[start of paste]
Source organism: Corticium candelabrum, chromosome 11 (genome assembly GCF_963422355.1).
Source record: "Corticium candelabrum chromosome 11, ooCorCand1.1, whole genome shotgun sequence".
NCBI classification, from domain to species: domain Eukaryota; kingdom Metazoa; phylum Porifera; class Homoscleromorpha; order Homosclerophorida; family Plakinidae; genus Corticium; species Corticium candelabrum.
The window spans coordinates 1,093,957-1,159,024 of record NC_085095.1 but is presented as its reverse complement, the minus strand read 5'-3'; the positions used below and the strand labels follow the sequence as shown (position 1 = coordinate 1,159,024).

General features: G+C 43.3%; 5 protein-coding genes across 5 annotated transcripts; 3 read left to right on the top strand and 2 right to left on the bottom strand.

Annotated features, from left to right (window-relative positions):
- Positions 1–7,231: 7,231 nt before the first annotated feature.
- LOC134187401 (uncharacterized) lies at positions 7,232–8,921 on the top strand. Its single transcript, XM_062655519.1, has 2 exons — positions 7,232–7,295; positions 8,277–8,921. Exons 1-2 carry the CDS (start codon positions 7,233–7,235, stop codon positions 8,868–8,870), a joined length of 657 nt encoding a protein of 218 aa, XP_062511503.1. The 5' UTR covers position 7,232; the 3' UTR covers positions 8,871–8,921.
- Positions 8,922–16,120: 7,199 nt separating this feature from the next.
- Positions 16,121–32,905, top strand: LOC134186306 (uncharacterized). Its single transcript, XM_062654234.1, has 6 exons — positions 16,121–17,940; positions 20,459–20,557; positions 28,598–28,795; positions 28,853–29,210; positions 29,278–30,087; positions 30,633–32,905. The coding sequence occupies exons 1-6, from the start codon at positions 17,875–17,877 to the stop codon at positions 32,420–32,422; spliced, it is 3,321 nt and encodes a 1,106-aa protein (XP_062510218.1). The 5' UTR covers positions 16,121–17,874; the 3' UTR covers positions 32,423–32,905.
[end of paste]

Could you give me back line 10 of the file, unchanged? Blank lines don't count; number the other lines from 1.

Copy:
- Positions 16,121–32,905, top strand: LOC134186306 (uncharacterized). Its single transcript, XM_062654234.1, has 6 exons — positions 16,121–17,940; positions 20,459–20,557; positions 28,598–28,795; positions 28,853–29,210; positions 29,278–30,087; positions 30,633–32,905. The coding sequence occupies exons 1-6, from the start codon at positions 17,875–17,877 to the stop codon at positions 32,420–32,422; spliced, it is 3,321 nt and encodes a 1,106-aa protein (XP_062510218.1). The 5' UTR covers positions 16,121–17,874; the 3' UTR covers positions 32,423–32,905.